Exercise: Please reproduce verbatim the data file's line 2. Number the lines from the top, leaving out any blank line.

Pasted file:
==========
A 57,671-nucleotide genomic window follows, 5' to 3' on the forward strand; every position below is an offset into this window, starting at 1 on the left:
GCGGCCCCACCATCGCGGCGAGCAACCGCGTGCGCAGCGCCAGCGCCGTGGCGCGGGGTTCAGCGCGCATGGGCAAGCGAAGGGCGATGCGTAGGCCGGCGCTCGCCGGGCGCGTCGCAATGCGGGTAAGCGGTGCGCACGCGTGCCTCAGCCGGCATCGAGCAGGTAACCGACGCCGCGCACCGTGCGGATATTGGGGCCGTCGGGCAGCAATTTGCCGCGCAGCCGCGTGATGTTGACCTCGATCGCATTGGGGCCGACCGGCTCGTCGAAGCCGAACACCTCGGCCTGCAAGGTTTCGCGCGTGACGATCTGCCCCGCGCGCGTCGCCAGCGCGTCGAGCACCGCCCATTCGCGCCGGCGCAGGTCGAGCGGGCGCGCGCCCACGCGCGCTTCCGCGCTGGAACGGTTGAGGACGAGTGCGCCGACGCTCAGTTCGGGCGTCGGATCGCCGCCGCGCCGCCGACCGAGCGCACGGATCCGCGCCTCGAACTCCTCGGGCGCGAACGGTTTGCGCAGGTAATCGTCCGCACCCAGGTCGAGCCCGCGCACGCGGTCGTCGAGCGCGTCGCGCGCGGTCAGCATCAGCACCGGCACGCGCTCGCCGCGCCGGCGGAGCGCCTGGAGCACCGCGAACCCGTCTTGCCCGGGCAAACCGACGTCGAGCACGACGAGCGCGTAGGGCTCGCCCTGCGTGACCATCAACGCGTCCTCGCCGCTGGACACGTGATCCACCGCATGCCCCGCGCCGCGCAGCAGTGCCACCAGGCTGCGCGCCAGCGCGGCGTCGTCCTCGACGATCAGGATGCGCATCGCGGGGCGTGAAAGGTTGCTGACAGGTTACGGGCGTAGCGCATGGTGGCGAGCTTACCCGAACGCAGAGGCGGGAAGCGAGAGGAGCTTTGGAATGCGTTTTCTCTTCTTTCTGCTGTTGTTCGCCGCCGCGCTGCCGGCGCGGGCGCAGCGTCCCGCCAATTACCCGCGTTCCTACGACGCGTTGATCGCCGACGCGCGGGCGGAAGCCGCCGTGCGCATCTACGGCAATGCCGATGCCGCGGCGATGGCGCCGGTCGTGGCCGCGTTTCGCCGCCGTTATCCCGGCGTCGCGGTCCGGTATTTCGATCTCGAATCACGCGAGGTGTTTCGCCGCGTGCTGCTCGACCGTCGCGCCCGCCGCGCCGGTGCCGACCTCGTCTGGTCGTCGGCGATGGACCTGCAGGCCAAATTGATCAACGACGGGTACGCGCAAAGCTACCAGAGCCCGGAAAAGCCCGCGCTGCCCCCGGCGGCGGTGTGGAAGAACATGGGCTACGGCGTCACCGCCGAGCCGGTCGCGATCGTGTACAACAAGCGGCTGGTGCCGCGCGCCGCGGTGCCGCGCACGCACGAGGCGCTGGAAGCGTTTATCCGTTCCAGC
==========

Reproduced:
GCGGCCCCACCATCGCGGCGAGCAACCGCGTGCGCAGCGCCAGCGCCGTGGCGCGGGGTTCAGCGCGCATGGGCAAGCGAAGGGCGATGCGTAGGCCGGCGCTCGCCGGGCGCGTCGCAATGCGGGTAAGCGGTGCGCACGCGTGCCTCAGCCGGCATCGAGCAGGTAACCGACGCCGCGCACCGTGCGGATATTGGGGCCGTCGGGCAGCAATTTGCCGCGCAGCCGCGTGATGTTGACCTCGATCGCATTGGGGCCGACCGGCTCGTCGAAGCCGAACACCTCGGCCTGCAAGGTTTCGCGCGTGACGATCTGCCCCGCGCGCGTCGCCAGCGCGTCGAGCACCGCCCATTCGCGCCGGCGCAGGTCGAGCGGGCGCGCGCCCACGCGCGCTTCCGCGCTGGAACGGTTGAGGACGAGTGCGCCGACGCTCAGTTCGGGCGTCGGATCGCCGCCGCGCCGCCGACCGAGCGCACGGATCCGCGCCTCGAACTCCTCGGGCGCGAACGGTTTGCGCAGGTAATCGTCCGCACCCAGGTCGAGCCCGCGCACGCGGTCGTCGAGCGCGTCGCGCGCGGTCAGCATCAGCACCGGCACGCGCTCGCCGCGCCGGCGGAGCGCCTGGAGCACCGCGAACCCGTCTTGCCCGGGCAAACCGACGTCGAGCACGACGAGCGCGTAGGGCTCGCCCTGCGTGACCATCAACGCGTCCTCGCCGCTGGACACGTGATCCACCGCATGCCCCGCGCCGCGCAGCAGTGCCACCAGGCTGCGCGCCAGCGCGGCGTCGTCCTCGACGATCAGGATGCGCATCGCGGGGCGTGAAAGGTTGCTGACAGGTTACGGGCGTAGCGCATGGTGGCGAGCTTACCCGAACGCAGAGGCGGGAAGCGAGAGGAGCTTTGGAATGCGTTTTCTCTTCTTTCTGCTGTTGTTCGCCGCCGCGCTGCCGGCGCGGGCGCAGCGTCCCGCCAATTACCCGCGTTCCTACGACGCGTTGATCGCCGACGCGCGGGCGGAAGCCGCCGTGCGCATCTACGGCAATGCCGATGCCGCGGCGATGGCGCCGGTCGTGGCCGCGTTTCGCCGCCGTTATCCCGGCGTCGCGGTCCGGTATTTCGATCTCGAATCACGCGAGGTGTTTCGCCGCGTGCTGCTCGACCGTCGCGCCCGCCGCGCCGGTGCCGACCTCGTCTGGTCGTCGGCGATGGACCTGCAGGCCAAATTGATCAACGACGGGTACGCGCAAAGCTACCAGAGCCCGGAAAAGCCCGCGCTGCCCCCGGCGGCGGTGTGGAAGAACATGGGCTACGGCGTCACCGCCGAGCCGGTCGCGATCGTGTACAACAAGCGGCTGGTGCCGCGCGCCGCGGTGCCGCGCACGCACGAGGCGCTGGAAGCGTTTATCCGTTCCAGC